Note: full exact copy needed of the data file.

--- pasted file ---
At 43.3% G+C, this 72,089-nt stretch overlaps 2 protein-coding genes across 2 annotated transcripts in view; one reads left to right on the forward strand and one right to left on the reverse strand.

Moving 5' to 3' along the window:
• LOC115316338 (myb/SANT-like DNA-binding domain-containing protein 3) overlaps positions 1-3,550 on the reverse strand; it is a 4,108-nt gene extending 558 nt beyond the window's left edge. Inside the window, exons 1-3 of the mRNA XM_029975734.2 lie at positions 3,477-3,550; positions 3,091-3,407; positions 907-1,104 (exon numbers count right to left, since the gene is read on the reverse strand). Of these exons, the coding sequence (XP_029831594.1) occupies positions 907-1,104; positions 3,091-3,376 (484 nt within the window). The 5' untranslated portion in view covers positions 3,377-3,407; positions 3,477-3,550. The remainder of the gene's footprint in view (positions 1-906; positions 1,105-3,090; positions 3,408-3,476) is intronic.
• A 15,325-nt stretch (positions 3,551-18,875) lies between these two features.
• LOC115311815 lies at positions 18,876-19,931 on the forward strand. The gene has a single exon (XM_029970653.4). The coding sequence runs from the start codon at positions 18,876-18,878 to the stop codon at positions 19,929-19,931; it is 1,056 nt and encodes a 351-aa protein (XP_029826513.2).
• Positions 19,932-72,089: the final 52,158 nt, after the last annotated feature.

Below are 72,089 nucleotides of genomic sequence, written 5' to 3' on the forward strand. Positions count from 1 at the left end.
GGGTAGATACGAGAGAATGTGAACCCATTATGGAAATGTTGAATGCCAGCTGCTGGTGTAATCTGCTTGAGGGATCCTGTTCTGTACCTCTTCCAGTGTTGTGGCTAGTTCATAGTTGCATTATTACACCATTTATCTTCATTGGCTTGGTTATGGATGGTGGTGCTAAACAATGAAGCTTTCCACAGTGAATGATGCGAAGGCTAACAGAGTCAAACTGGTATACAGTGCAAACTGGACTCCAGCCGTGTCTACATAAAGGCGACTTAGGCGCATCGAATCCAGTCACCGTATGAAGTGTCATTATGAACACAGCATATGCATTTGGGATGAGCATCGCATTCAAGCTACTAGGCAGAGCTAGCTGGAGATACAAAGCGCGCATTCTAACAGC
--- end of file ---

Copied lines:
At 43.3% G+C, this 72,089-nt stretch overlaps 2 protein-coding genes across 2 annotated transcripts in view; one reads left to right on the forward strand and one right to left on the reverse strand.

Moving 5' to 3' along the window:
• LOC115316338 (myb/SANT-like DNA-binding domain-containing protein 3) overlaps positions 1-3,550 on the reverse strand; it is a 4,108-nt gene extending 558 nt beyond the window's left edge. Inside the window, exons 1-3 of the mRNA XM_029975734.2 lie at positions 3,477-3,550; positions 3,091-3,407; positions 907-1,104 (exon numbers count right to left, since the gene is read on the reverse strand). Of these exons, the coding sequence (XP_029831594.1) occupies positions 907-1,104; positions 3,091-3,376 (484 nt within the window). The 5' untranslated portion in view covers positions 3,377-3,407; positions 3,477-3,550. The remainder of the gene's footprint in view (positions 1-906; positions 1,105-3,090; positions 3,408-3,476) is intronic.
• A 15,325-nt stretch (positions 3,551-18,875) lies between these two features.
• LOC115311815 lies at positions 18,876-19,931 on the forward strand. The gene has a single exon (XM_029970653.4). The coding sequence runs from the start codon at positions 18,876-18,878 to the stop codon at positions 19,929-19,931; it is 1,056 nt and encodes a 351-aa protein (XP_029826513.2).
• Positions 19,932-72,089: the final 52,158 nt, after the last annotated feature.

Below are 72,089 nucleotides of genomic sequence, written 5' to 3' on the forward strand. Positions count from 1 at the left end.
GGGTAGATACGAGAGAATGTGAACCCATTATGGAAATGTTGAATGCCAGCTGCTGGTGTAATCTGCTTGAGGGATCCTGTTCTGTACCTCTTCCAGTGTTGTGGCTAGTTCATAGTTGCATTATTACACCATTTATCTTCATTGGCTTGGTTATGGATGGTGGTGCTAAACAATGAAGCTTTCCACAGTGAATGATGCGAAGGCTAACAGAGTCAAACTGGTATACAGTGCAAACTGGACTCCAGCCGTGTCTACATAAAGGCGACTTAGGCGCATCGAATCCAGTCACCGTATGAAGTGTCATTATGAACACAGCATATGCATTTGGGATGAGCATCGCATTCAAGCTACTAGGCAGAGCTAGCTGGAGATACAAAGCGCGCATTCTAACAGC